At almost midnight on Monday, Aoun was reported to have visited the offices for a fourth time after hearing that the judge assigned to take over the case, Samer Licha, had gone there to investigate reports that the red wax seal on the company’s doors had been removed. Aoun reportedly left after 30 minutes.
According to Sfeir, it appears Aoun “really wants to achieve something in the financial files and is very concerned with the problem of money transfers after Oct. 17,” when mass protests broke out against the ruling elite, prompting banks to close their doors.
“The goals are very fair,” he continued, “but the problem is how she is doing it.”
A judiciary politicized
While experts interviewed for this article remain divided on their appraisal of the public image of Ghada Aoun as an anti-corruption crusader — as cultivated by both Aoun herself and her supporters — they generally agree that the issue at the heart of the Mecattaf controversy goes beyond the judge and her case history.
“The problem is the non-action of some judges, on one hand, and the political affiliation of others on the other hand,” Sfeir said. “Unfortunately, [Aoun] is the only one to act,” despite her methods being “inappropriate.”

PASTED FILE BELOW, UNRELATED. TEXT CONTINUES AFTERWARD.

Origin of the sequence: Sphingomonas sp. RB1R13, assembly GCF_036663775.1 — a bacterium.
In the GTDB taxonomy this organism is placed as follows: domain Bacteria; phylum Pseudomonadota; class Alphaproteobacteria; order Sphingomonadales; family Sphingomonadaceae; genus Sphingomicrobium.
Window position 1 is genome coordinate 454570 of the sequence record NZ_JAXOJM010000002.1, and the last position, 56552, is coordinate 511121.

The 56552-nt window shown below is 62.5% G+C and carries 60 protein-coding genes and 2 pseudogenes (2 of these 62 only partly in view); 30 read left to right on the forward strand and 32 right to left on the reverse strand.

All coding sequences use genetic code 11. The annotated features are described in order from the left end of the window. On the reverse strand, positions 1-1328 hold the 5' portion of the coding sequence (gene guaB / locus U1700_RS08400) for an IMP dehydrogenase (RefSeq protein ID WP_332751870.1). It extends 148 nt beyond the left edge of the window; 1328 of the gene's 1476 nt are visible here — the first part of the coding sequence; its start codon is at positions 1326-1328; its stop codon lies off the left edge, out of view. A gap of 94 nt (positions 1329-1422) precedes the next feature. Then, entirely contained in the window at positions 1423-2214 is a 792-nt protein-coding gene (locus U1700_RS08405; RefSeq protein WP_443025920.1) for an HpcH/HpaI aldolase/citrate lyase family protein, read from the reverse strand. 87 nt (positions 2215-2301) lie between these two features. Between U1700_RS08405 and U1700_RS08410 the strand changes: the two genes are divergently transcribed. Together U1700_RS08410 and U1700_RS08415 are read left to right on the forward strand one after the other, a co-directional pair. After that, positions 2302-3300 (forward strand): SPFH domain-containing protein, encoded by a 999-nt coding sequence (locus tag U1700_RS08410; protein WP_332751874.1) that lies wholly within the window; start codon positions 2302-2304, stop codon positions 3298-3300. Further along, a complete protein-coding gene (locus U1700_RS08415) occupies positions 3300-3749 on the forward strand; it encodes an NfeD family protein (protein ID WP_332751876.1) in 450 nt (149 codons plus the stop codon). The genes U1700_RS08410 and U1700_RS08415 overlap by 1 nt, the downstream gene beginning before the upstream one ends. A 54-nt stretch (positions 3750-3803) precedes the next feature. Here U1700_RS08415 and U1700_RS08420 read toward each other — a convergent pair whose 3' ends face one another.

“Even if she had the best intentions in the world, [Aoun] will always end up being attacked, because her politicization provokes people,” Nizar Saghieh, the founder of the NGO Legal Agenda, told L’Orient-Le Jour.
Like Najm, the judges and lawyers who spoke with L’Orient Today agreed that Aoun’s dismissal from the case and the subsequent fallout was symptomatic of the politicization of the judiciary and highlighted the need for its independence.
Earlier this month, as the Mecattaf case unfolded, the Lebanese Judges’ Association issued a statement saying that the “only salvation” for the Lebanese justice system is the independence of the judiciary.
Following Oueidat’s dismissal of Aoun, Saghieh hit out at lawmakers for failing to pass a law to establish the independence of the judiciary that was formulated in coordination with Legal Agenda and has been sitting with Parliament’s Administration and Justice Committee since 2018.
“The justice system and the judicial power are always under heavy political pressure from one side or another,” Sfeir said. “Political influence on the judiciary must be withdrawn immediately.”